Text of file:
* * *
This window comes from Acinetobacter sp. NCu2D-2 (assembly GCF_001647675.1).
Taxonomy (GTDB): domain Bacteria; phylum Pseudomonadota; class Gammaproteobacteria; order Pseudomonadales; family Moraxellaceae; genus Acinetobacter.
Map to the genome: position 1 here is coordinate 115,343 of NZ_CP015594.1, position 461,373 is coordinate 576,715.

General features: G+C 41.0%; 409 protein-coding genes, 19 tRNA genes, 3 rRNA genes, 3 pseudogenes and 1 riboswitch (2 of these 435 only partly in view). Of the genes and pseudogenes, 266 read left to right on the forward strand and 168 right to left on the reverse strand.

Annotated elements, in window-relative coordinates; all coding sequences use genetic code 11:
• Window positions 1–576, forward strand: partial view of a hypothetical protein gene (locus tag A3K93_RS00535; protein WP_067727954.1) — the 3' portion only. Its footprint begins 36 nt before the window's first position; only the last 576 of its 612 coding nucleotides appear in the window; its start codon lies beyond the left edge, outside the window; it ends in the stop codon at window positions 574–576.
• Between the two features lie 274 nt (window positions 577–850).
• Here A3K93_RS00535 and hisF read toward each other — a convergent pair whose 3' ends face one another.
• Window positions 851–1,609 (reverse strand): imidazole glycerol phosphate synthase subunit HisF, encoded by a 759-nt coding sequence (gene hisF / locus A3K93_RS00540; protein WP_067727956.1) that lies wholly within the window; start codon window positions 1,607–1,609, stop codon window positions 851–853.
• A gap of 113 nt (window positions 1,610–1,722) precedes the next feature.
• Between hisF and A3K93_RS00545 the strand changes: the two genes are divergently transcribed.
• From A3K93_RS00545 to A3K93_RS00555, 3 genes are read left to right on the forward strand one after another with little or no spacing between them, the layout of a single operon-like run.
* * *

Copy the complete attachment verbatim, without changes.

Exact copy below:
This window comes from Acinetobacter sp. NCu2D-2 (assembly GCF_001647675.1).
Taxonomy (GTDB): domain Bacteria; phylum Pseudomonadota; class Gammaproteobacteria; order Pseudomonadales; family Moraxellaceae; genus Acinetobacter.
Map to the genome: position 1 here is coordinate 115,343 of NZ_CP015594.1, position 461,373 is coordinate 576,715.

General features: G+C 41.0%; 409 protein-coding genes, 19 tRNA genes, 3 rRNA genes, 3 pseudogenes and 1 riboswitch (2 of these 435 only partly in view). Of the genes and pseudogenes, 266 read left to right on the forward strand and 168 right to left on the reverse strand.

Annotated elements, in window-relative coordinates; all coding sequences use genetic code 11:
• Window positions 1–576, forward strand: partial view of a hypothetical protein gene (locus tag A3K93_RS00535; protein WP_067727954.1) — the 3' portion only. Its footprint begins 36 nt before the window's first position; only the last 576 of its 612 coding nucleotides appear in the window; its start codon lies beyond the left edge, outside the window; it ends in the stop codon at window positions 574–576.
• Between the two features lie 274 nt (window positions 577–850).
• Here A3K93_RS00535 and hisF read toward each other — a convergent pair whose 3' ends face one another.
• Window positions 851–1,609 (reverse strand): imidazole glycerol phosphate synthase subunit HisF, encoded by a 759-nt coding sequence (gene hisF / locus A3K93_RS00540; protein WP_067727956.1) that lies wholly within the window; start codon window positions 1,607–1,609, stop codon window positions 851–853.
• A gap of 113 nt (window positions 1,610–1,722) precedes the next feature.
• Between hisF and A3K93_RS00545 the strand changes: the two genes are divergently transcribed.
• From A3K93_RS00545 to A3K93_RS00555, 3 genes are read left to right on the forward strand one after another with little or no spacing between them, the layout of a single operon-like run.